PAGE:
US company puts crowdsourcing to work in search for Malaysian jet

DENVER - A Colorado-based company has put "crowdsourcing" to work in the search for a missing Malaysia Airlines jet, enlisting Internet users to comb through satellite images of more than 1,200 square miles (3,200 square km) of open seas for any signs of wreckage, the company said on Tuesday.
At least 600,000 volunteers have logged onto a website run by DigitalGlobe Inc to scan images the company uploaded from two of its five satellites covering an area between the Gulf of Thailand and the South China Sea where the jetliner was first believed to have vanished on Saturday.
The Boeing 777-200ER, with 227 passengers and 12 crew members on board, had taken off from Malaysia's capital, Kuala Lumpur, on a flight bound for Beijing when it lost contact with civilian air traffic controllers.
The Malaysia Airlines aircraft was initially thought to be roughly midway between Kota Bharu, a town on West Malaysia's eastern coast, and the southern tip of Vietnam, flying at an altitude of 35,000 feet (10,670 meters), when it disappeared.
The country consists of West Malaysia, a peninsula south of Thailand, and East Malaysia in northern Borneo.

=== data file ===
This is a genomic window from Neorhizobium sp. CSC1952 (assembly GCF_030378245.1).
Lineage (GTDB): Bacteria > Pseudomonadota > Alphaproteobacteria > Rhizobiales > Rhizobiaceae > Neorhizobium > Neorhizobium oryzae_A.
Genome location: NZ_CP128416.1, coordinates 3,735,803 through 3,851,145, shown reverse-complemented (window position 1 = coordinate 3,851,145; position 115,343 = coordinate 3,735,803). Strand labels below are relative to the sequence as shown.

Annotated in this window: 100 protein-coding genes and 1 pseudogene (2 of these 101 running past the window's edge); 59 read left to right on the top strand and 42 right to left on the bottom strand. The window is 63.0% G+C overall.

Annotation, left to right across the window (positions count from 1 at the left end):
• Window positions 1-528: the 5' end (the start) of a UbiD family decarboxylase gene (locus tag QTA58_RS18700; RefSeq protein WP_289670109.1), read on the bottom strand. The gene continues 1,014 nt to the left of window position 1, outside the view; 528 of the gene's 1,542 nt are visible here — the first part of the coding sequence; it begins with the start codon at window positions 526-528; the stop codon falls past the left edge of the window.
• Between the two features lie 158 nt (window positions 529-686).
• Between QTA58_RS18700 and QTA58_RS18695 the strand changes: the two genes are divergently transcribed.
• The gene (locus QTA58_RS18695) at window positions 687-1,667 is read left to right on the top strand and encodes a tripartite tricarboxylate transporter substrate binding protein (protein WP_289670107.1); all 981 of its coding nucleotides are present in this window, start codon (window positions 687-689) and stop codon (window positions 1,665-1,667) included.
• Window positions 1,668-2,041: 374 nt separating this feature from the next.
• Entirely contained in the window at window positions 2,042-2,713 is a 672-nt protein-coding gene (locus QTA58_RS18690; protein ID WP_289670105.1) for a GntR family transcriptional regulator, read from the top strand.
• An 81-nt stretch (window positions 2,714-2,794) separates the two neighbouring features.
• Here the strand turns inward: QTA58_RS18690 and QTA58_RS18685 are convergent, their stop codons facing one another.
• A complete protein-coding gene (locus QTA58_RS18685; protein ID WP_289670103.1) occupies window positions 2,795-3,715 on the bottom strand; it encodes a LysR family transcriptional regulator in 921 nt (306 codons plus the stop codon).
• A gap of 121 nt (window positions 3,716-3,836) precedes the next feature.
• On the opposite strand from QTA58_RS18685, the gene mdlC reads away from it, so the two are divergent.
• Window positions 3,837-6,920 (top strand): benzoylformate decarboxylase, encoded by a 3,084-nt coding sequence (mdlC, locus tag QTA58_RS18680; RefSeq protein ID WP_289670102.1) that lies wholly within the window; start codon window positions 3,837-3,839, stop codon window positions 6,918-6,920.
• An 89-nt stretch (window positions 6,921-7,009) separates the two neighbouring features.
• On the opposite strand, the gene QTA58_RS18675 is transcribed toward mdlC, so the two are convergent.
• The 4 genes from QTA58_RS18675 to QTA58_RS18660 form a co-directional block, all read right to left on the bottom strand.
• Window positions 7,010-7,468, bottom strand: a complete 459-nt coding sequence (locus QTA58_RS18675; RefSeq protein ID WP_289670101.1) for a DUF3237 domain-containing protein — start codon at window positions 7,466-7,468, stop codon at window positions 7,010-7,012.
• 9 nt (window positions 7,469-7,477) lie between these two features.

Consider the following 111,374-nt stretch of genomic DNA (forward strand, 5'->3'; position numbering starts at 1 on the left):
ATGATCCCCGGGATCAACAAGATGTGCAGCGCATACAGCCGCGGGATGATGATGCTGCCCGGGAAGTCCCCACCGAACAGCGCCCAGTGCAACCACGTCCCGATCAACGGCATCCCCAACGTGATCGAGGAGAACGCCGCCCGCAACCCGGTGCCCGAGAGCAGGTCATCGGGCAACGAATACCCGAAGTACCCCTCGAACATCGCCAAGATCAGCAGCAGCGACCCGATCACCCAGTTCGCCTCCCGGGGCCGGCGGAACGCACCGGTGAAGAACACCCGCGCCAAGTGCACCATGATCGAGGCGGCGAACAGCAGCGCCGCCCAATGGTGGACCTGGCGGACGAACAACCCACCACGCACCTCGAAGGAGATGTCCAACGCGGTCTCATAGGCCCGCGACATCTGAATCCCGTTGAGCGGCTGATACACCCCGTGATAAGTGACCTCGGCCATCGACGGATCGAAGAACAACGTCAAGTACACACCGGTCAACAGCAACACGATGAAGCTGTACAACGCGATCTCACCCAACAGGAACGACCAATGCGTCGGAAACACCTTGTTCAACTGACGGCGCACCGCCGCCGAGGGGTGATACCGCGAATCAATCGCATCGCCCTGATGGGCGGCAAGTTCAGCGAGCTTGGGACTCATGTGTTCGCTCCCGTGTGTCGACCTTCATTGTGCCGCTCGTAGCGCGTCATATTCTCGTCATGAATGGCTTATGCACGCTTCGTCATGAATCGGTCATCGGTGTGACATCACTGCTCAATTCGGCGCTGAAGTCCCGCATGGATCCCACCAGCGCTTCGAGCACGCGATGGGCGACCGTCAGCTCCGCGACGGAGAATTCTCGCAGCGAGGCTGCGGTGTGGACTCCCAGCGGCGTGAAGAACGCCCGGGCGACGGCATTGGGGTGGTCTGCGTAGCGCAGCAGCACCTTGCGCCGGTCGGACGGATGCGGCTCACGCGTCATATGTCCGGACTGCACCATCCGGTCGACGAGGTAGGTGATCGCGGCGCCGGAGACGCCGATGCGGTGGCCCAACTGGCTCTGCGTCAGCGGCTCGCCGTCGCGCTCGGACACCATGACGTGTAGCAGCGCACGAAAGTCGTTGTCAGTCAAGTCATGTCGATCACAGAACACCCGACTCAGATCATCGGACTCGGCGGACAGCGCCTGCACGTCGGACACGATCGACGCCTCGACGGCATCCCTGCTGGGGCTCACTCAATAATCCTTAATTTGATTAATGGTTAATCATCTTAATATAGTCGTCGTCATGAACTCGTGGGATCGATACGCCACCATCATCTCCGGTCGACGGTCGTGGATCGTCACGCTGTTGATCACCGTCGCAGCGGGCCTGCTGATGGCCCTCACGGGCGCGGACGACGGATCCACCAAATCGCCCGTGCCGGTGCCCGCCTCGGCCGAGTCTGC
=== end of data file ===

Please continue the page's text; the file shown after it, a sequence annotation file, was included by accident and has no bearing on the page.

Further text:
Navy ships, military aircraft, helicopters, coast guard and civilian vessels from 10 countries have crisscrossed both coasts of West Malaysia in an effort to find the plane, deepening one of the most baffling mysteries in recent aviation history.
DigitalGlobe, based in Longmont, Colorado, began placing satellite images on its crowdsourcing website, Tomnod, on Monday and invited the public to join in the search by closely examining the pictures for any sign of the plane.
"We have hundreds of thousands of users combing pixel by pixel through our imagery. Even if we don't find something, that's an indication there might not be anything there," said Shay Har-Noy, the founder and director of research and development at DigitalGlobe.
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